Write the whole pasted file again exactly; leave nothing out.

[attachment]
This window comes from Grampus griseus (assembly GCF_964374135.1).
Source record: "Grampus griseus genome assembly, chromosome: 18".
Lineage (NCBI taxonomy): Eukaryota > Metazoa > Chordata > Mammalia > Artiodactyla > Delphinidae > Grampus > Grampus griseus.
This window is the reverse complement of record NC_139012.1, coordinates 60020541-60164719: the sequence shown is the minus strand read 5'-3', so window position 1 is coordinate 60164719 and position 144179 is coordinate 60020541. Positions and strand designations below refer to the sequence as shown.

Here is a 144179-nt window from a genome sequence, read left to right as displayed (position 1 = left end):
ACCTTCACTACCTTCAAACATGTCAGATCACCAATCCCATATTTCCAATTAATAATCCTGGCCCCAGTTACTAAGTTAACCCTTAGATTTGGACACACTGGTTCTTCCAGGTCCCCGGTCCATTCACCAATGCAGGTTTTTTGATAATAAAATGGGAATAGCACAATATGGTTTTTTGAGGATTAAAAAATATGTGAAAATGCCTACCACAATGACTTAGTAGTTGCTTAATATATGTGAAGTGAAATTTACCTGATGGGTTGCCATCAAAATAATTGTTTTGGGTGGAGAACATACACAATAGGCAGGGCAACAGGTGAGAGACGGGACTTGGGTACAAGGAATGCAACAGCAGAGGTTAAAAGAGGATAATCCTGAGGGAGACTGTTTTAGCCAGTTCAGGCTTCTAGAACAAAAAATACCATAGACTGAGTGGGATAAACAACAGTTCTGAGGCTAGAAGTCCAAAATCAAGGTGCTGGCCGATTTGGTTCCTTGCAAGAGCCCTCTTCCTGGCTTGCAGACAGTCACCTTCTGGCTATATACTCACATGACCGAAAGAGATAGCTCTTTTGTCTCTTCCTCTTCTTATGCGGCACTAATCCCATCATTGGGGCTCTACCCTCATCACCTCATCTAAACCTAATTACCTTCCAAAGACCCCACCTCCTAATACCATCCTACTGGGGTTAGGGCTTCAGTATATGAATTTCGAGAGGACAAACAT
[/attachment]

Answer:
This window comes from Grampus griseus (assembly GCF_964374135.1).
Source record: "Grampus griseus genome assembly, chromosome: 18".
Lineage (NCBI taxonomy): Eukaryota > Metazoa > Chordata > Mammalia > Artiodactyla > Delphinidae > Grampus > Grampus griseus.
This window is the reverse complement of record NC_139012.1, coordinates 60020541-60164719: the sequence shown is the minus strand read 5'-3', so window position 1 is coordinate 60164719 and position 144179 is coordinate 60020541. Positions and strand designations below refer to the sequence as shown.

Here is a 144179-nt window from a genome sequence, read left to right as displayed (position 1 = left end):
ACCTTCACTACCTTCAAACATGTCAGATCACCAATCCCATATTTCCAATTAATAATCCTGGCCCCAGTTACTAAGTTAACCCTTAGATTTGGACACACTGGTTCTTCCAGGTCCCCGGTCCATTCACCAATGCAGGTTTTTTGATAATAAAATGGGAATAGCACAATATGGTTTTTTGAGGATTAAAAAATATGTGAAAATGCCTACCACAATGACTTAGTAGTTGCTTAATATATGTGAAGTGAAATTTACCTGATGGGTTGCCATCAAAATAATTGTTTTGGGTGGAGAACATACACAATAGGCAGGGCAACAGGTGAGAGACGGGACTTGGGTACAAGGAATGCAACAGCAGAGGTTAAAAGAGGATAATCCTGAGGGAGACTGTTTTAGCCAGTTCAGGCTTCTAGAACAAAAAATACCATAGACTGAGTGGGATAAACAACAGTTCTGAGGCTAGAAGTCCAAAATCAAGGTGCTGGCCGATTTGGTTCCTTGCAAGAGCCCTCTTCCTGGCTTGCAGACAGTCACCTTCTGGCTATATACTCACATGACCGAAAGAGATAGCTCTTTTGTCTCTTCCTCTTCTTATGCGGCACTAATCCCATCATTGGGGCTCTACCCTCATCACCTCATCTAAACCTAATTACCTTCCAAAGACCCCACCTCCTAATACCATCCTACTGGGGTTAGGGCTTCAGTATATGAATTTCGAGAGGACAAACAT